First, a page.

Of the many different coach types and styles operated by Horseshoe coaches, my personal favourite was the small Bedford coach, which had elegant lines, coupled by a simple charm. I can recall receiving a small 'Dinky' toy replica of the Bedford Coach as a Christmas present, and was very upset when it mysteriously disappeared. I have reason to believe that somehow, with a little help from my brother Ray, it found it's way into a hole in the roots of the large tree at number 23 Summerhill Road. Come on Ray it's now over 45 years ago...It's time to own up !
Many of my best memories of Horseshoe Coaches however were the frequent coach excursions we would take to seaside resorts. These were great adventures in post-war Tottenham and the only opportunity to travel outside of London. Living opposite the coach station, I am sure my mother would hear of spare seats at the last-minute. Whether she benefited by reduced prices I don't know. I can remember visiting Brighton, Hastings, Eastbourne, Ramsgate, Margate, Clacton and Southend-on-Sea and I suspect I have forgotten a few others.
I have vivid memories of our many visits to Brighton, which were always welcomed with great enthusiasm. From late afternoon there would be a line of coaches right along the sea-front stretching from the Palace Pier to Black Rock. We would then walk along the line searching for our 'Horseshoe' coach. To complicate matters, there was sometimes more than one 'Horseshoe' coach so it was important you boarded the correct one. Hopefully, by the time the coach had crept along to the head of the line at Palace Pier, all of the passengers had boarded. If not there would be a frustrating time waiting for the stragglers to appear.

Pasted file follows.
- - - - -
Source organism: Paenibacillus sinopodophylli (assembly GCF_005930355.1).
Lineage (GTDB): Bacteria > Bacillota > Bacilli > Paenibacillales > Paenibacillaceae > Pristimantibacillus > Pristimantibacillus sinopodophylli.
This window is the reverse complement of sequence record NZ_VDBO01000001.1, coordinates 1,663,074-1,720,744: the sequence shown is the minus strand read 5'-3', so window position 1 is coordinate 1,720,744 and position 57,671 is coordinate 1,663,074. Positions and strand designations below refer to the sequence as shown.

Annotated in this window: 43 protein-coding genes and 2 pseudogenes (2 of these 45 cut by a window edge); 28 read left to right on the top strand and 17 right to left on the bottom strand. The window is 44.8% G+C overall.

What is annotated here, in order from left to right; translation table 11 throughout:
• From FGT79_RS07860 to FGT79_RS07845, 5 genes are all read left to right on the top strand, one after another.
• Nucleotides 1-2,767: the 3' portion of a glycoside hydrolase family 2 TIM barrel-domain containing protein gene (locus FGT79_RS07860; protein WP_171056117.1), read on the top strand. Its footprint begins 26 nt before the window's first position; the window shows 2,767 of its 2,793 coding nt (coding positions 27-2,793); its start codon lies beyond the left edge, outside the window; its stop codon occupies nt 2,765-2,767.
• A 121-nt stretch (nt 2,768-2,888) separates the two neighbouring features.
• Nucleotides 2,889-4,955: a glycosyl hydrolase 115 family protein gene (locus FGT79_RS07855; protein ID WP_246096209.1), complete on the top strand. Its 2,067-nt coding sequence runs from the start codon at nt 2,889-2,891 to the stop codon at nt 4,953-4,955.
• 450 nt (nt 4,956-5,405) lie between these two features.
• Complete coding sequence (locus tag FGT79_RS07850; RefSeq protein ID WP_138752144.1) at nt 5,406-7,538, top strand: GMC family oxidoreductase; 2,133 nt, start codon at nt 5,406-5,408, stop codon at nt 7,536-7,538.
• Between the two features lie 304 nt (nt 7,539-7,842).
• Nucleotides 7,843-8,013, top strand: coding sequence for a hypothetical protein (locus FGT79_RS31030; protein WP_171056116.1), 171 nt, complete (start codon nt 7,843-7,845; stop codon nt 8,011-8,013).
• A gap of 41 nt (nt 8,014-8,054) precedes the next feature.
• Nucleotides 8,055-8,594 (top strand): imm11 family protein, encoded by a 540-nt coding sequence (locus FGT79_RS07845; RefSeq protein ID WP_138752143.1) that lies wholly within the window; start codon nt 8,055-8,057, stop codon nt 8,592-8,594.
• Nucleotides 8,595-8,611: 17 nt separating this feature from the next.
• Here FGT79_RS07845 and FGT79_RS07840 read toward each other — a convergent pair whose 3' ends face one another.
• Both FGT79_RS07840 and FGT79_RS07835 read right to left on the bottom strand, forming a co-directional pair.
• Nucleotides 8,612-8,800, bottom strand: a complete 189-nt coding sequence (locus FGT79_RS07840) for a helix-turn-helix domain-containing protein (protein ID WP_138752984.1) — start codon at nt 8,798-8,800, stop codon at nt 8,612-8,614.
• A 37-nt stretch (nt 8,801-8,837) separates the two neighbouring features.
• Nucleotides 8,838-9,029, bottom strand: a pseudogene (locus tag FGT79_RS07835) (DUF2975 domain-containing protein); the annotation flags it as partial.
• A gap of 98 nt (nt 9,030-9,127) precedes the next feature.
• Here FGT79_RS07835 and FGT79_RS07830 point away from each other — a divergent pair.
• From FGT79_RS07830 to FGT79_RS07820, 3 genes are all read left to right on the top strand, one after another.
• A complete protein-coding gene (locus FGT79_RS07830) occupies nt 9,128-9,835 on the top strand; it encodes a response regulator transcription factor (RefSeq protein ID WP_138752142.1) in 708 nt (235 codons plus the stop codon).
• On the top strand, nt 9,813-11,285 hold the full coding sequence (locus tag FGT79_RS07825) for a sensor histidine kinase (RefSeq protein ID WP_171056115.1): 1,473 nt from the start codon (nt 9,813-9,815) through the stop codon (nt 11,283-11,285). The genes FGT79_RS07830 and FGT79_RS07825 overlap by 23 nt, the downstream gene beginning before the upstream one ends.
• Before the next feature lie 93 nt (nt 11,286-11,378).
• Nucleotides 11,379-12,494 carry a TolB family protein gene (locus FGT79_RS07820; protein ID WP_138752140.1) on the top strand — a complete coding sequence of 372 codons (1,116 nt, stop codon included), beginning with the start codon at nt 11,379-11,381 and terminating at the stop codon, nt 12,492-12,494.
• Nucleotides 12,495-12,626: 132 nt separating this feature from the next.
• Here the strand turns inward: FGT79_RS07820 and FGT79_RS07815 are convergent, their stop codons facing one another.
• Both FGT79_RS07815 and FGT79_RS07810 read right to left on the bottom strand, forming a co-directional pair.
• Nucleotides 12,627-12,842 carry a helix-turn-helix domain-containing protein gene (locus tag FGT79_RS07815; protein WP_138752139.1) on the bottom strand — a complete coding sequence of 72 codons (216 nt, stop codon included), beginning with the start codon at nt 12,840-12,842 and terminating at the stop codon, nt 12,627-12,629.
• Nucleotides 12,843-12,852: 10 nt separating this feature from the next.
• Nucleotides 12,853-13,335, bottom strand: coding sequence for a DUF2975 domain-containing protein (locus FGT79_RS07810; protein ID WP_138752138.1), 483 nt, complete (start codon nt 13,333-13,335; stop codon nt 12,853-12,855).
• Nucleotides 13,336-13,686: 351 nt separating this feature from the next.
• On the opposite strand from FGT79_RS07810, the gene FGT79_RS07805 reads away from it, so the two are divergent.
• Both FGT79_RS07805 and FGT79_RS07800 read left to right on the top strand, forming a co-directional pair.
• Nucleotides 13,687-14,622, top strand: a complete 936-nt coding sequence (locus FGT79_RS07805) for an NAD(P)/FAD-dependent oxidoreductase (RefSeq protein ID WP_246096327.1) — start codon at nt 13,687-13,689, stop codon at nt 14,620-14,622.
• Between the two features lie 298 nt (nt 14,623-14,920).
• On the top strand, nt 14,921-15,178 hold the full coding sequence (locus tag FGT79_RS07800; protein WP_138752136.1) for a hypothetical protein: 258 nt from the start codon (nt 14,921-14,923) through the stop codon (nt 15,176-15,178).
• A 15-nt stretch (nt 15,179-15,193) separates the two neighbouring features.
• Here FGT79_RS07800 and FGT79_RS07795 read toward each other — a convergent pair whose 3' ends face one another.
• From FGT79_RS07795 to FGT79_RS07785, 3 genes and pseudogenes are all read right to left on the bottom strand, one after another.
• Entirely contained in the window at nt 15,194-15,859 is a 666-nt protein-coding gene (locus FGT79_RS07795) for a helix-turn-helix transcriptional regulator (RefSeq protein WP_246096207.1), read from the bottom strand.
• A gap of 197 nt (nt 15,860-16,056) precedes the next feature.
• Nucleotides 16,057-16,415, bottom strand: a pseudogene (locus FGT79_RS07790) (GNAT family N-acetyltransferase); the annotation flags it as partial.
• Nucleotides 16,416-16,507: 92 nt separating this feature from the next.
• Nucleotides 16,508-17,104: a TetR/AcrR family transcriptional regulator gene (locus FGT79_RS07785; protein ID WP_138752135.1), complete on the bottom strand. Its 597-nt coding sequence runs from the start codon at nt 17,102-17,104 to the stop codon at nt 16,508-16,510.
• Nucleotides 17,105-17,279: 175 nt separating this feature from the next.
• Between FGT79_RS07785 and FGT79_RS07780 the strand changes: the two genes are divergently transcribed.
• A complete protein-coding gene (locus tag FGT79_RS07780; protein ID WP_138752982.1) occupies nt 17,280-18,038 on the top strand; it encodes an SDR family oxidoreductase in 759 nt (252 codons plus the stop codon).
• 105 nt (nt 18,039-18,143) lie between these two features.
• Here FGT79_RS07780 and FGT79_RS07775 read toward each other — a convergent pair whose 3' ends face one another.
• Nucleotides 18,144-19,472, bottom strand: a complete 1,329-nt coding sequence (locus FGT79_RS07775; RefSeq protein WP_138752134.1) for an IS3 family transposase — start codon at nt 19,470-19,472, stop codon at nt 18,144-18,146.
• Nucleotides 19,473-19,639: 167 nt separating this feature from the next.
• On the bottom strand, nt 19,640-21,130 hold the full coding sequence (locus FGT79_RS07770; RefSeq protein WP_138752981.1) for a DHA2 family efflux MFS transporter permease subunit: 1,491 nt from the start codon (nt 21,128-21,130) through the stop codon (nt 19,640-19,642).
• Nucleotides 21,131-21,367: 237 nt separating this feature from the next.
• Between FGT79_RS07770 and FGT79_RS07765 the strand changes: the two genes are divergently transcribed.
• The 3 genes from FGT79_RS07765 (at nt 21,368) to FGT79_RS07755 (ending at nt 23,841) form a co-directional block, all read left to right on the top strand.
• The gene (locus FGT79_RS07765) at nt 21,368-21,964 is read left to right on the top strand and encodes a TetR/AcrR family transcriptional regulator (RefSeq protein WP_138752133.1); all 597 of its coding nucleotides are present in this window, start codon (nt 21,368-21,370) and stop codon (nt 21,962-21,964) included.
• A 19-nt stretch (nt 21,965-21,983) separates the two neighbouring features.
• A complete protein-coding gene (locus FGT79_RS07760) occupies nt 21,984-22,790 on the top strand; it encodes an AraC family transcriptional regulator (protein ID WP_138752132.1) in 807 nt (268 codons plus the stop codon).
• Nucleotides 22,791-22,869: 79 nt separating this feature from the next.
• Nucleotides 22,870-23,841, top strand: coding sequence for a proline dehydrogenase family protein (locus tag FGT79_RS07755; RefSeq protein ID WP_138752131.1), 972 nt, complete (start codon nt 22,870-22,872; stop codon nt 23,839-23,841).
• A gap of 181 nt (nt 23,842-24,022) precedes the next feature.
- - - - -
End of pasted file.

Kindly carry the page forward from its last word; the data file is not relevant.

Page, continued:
Brighton Seafront 1955 - Coaches Queuing from Palace Pier
(Photograph: Copyright Francis Frith Collection)
I can also recall on an excursion to Ramsgate with my father, there was what we now know as a mock-auction taking place along the sea-front. Despite his protests, we persuaded him to go inside and then bidding for a travel holdall, which was being offered for a ridiculously low price. Needless to say the final price was nothing like the one offered and we ended up with a holdall we had no real need for. He never let us forget that lesson !